Whale mystery

Kathleen Willett, NORTH BAY BOHEMIAN
Walking Sonoma and Marin county beaches recently has yielded some unusual sights and smells.
According to officials at the National Oceanic and Atmospheric Administration (NOAA), 12 dead whales have washed up on Northern California beaches in the last three months, including two along the Sonoma County coast and one in Marin County. The carcass of a young gray whale showed up on Portuguese Beach on May 23, with another gray whale washing ashore near Jenner around May 28. In Marin, a headless whale came ashore on South Beach along the Point Reyes National Seashore on May 26.
Other than the fact that they are all whales, what do the carcasses share in common?
“There is no unifying factor,” says Mary Jane Schramm, spokeswoman for the Gulf of the Farallones National Marine Sanctuary.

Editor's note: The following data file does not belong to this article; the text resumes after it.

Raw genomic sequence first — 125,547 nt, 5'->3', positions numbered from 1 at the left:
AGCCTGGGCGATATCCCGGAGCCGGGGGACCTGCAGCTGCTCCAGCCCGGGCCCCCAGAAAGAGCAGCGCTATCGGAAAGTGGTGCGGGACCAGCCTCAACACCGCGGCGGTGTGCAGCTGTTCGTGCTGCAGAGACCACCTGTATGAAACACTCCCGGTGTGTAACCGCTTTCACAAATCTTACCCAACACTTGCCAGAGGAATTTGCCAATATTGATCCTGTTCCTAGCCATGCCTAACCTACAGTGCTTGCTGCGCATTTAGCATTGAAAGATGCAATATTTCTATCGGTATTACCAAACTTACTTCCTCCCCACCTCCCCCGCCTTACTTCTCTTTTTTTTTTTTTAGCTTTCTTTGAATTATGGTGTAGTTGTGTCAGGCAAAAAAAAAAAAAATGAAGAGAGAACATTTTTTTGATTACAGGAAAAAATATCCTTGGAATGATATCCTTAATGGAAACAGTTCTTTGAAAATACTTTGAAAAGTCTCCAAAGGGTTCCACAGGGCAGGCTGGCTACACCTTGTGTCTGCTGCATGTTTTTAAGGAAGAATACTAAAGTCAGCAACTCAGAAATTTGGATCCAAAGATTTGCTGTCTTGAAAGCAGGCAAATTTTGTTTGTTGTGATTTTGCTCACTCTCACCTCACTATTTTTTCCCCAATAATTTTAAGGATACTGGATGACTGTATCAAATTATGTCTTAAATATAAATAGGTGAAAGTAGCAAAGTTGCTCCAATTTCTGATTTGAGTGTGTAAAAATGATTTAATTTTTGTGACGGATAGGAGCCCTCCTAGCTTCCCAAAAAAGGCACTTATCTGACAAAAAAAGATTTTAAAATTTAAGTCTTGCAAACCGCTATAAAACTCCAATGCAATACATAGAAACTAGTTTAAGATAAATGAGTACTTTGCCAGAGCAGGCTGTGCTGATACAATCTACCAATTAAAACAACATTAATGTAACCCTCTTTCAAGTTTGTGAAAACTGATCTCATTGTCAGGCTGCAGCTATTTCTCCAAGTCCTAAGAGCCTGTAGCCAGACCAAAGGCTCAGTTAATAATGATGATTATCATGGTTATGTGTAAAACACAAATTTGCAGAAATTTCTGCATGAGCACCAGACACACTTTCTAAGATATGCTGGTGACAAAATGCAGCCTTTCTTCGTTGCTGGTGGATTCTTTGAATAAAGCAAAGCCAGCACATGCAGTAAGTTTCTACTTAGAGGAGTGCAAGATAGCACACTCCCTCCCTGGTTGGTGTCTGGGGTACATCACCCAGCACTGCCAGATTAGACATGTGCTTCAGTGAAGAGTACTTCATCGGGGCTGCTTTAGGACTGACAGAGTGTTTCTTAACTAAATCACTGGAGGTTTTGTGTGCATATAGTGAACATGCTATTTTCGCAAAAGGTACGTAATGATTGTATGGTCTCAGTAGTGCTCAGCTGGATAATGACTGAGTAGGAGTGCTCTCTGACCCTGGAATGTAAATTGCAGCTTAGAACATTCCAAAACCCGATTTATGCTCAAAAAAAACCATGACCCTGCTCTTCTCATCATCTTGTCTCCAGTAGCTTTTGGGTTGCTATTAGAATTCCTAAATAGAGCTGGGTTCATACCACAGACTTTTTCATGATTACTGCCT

Marine scientists have identified four species among the dozen dead whales: orca, humpback, sperm and gray, which are commonly seen heading north along the coast this time of year. Their ages, along with their causes of death, have varied.
According to Schramm, one of the dead whales found in Pacifica was mature and possibly died of “old age,” given the condition and apparent wear on various body parts. Several others were young, possibly calves from the winter birthing season in Mexico, and may have been victims of predation by orcas.
One humpback was a victim of shipping traffic, while other whale carcasses have shown signs of possible “fishery interactions” such as net entanglements, which can mortally wound the immense animals.
In a typical year, one or two gray whale carcasses wash ashore. So what is different this year?
Read more at: Whale Mystery | News | North Bay Bohemian

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